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The Yardbirds at Grande 50, 5 things to know
Detroit's Grande Ballroom wasn't opened specifically for the Yardbirds, but the timing was fortuitous.
The British group was breaking out in the U.S. with its biggest singles, "For Your Love and "Shapes of Things," at the time the venerable concert hall opened on Grand River Ave. Jeff Beck was the resident guitar ace, with Jimmy Page soon to hop on board. And a generation of to-be-rockers, including Aerosmith and the members of the Alice Cooper Band, were as enamored with the Yardbirds as anything else coming out of England, including the Beatles and the Rolling Stones.
The Yardbirds only lasted until 1968 but regrouped briefly during the early 80s and then for good in 1992. Drummer Jim McCarty is the sole remaining founder, and during the intervening years he's shepherded a variety of players through the lineup. The Yardbirds are still having a rave-up, though, and McCarty is happy with the shape of things in the band these days...
As the last man standing in the Yardbirds, McCarty feels a responsibility to keep the group's name and legacy alive. "I think circumstances are that I'm sort of there, still, and I love the repertoire," McCarty, 73, explains by phone. "I think it's a really strong repertoire that's stood the test of time and still stands up. We've got a good following in the U.S, a lot of loyal fans. A lot of people want to see the band, no matter who's in it. And I enjoy coming to the States. So it all works out. I don't know how long I'll keep doing it, but I'm still enjoying it."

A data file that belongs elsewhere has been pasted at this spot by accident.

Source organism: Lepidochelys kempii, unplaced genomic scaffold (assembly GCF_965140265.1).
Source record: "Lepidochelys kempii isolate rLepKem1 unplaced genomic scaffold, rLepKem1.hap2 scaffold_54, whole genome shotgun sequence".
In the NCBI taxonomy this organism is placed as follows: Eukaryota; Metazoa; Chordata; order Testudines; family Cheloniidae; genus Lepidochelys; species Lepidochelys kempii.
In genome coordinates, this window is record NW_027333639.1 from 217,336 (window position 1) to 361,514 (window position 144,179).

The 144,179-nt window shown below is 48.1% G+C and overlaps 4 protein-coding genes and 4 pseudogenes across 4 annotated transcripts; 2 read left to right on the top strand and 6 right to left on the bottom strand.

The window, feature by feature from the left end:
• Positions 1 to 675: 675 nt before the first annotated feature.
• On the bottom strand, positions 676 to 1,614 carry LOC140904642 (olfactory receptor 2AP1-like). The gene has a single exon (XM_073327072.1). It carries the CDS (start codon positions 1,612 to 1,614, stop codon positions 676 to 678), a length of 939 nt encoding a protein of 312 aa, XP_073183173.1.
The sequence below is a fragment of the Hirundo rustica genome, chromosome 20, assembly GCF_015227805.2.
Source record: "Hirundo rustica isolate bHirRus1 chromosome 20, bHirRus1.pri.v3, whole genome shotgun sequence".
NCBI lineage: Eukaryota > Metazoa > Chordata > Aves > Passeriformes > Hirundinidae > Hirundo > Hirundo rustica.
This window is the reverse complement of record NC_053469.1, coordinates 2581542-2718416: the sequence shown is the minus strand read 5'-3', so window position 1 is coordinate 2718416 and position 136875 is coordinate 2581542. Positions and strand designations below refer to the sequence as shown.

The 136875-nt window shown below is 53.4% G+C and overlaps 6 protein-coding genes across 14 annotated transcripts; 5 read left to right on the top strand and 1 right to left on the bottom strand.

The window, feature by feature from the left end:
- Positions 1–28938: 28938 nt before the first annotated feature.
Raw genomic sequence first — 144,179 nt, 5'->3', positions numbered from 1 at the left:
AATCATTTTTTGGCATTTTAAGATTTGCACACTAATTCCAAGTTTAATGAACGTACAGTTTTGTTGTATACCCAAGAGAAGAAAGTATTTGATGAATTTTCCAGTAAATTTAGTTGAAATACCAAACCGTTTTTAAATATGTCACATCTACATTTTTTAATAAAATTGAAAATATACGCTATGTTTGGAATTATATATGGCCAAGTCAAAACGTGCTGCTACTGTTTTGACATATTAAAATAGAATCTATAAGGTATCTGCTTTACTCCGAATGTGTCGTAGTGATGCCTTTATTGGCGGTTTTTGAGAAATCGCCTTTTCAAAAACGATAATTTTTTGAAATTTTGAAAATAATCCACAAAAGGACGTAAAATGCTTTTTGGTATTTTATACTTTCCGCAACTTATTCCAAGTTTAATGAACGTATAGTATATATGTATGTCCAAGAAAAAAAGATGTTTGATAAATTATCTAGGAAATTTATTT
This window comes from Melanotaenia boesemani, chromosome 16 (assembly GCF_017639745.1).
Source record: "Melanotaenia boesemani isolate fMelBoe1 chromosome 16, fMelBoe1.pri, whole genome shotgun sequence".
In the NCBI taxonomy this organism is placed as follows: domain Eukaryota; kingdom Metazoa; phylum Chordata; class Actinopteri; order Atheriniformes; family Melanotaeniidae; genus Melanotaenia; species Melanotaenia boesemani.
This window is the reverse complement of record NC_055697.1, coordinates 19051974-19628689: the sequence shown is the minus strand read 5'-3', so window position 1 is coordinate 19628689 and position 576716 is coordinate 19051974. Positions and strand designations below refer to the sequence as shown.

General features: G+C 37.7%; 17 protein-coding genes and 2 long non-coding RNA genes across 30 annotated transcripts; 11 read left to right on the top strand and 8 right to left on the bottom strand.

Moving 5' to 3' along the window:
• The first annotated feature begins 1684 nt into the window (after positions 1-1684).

That continuing appeal, however, isn't something McCarty expected ?? years ago. "I'm quite surprised it's still going and still popular," he says. "I suppose the real song for the Yardbirds was 'Smokestack Lightning; We're still playing it and sometimes I get a bit of goosebumps 'cause it's still got that fabulous riff, something magical about it. Then the hits -- 'Shapes of Things,' 'Over Under Sideways Down'...they still stand up. It's just a timeless sort of music."
Last year the Yardbirds celebrated the 50th anniversary of their first big U.S. hits, "For Your Love" and "Heart Full of Soul," mainstream radio songs that polarized fans of the group's original, blues-oriented approach. "Some the purists didn't really like it. They thought we'd gone a bit mad," McCarty recalls. "It was just spreading the word and spreading the style. We sort of started wtih the blues, then put lots of different aspects to it and tried to give it our own original slant. And we all put our ideas in the pot and went from there. Someone like Jeff Beck,, he had all those sounds and really made it quite original."
McCarty is very happy with the Yardbirds' current lineup, a particularly strong group that includes established veterans such as Johnny A on guitar and Kenny Aaronson on bass. "They're good musicians, seasons musicians, and they're all very enthusiastic," McCartey says. "There's a really good feeling about it all."
So can we expect a new Yardbirds album in the future, a followup to 2003's "Birdland?" "We're not sure," McCarty says. "There's a certain experimental thing about this line which we're not quite sure about, but we're gonna see where it goes. It's quite a challenge, really , do do a new, original album go get it to that high standard. You never really know with the Yardbirds. But it's very possible, so we shall see."
The Grande Ballroom 50 Anniversary, featuring the Yardbirds.
10 a.m. Saturday, Oct. 8. The Yardbirds perform at 8 p.m.
Ford Community & Performing Arts Center, 15801 Michigan Ave., Dearborn.
Tickets are $50.
Call 313-943-2350 or visit dearbornfordcenter.com.
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